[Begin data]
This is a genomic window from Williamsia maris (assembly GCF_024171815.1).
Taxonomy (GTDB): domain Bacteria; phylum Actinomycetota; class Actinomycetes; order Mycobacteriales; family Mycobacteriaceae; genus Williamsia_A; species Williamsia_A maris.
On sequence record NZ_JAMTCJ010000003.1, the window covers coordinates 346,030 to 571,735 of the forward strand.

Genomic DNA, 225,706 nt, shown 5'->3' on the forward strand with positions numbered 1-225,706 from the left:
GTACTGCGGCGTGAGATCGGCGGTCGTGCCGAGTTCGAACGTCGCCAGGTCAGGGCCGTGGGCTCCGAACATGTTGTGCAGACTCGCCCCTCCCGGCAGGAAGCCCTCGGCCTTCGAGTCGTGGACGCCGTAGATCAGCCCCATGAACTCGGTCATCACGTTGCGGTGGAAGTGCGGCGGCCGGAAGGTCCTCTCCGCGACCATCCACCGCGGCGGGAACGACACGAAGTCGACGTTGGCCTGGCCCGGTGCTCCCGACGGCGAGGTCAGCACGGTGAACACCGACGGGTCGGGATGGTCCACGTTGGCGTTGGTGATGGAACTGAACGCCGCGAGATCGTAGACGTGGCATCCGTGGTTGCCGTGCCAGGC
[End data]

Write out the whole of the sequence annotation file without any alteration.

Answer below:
This is a genomic window from Williamsia maris (assembly GCF_024171815.1).
Taxonomy (GTDB): domain Bacteria; phylum Actinomycetota; class Actinomycetes; order Mycobacteriales; family Mycobacteriaceae; genus Williamsia_A; species Williamsia_A maris.
On sequence record NZ_JAMTCJ010000003.1, the window covers coordinates 346,030 to 571,735 of the forward strand.

Genomic DNA, 225,706 nt, shown 5'->3' on the forward strand with positions numbered 1-225,706 from the left:
GTACTGCGGCGTGAGATCGGCGGTCGTGCCGAGTTCGAACGTCGCCAGGTCAGGGCCGTGGGCTCCGAACATGTTGTGCAGACTCGCCCCTCCCGGCAGGAAGCCCTCGGCCTTCGAGTCGTGGACGCCGTAGATCAGCCCCATGAACTCGGTCATCACGTTGCGGTGGAAGTGCGGCGGCCGGAAGGTCCTCTCCGCGACCATCCACCGCGGCGGGAACGACACGAAGTCGACGTTGGCCTGGCCCGGTGCTCCCGACGGCGAGGTCAGCACGGTGAACACCGACGGGTCGGGATGGTCCACGTTGGCGTTGGTGATGGAACTGAACGCCGCGAGATCGTAGACGTGGCATCCGTGGTTGCCGTGCCAGGC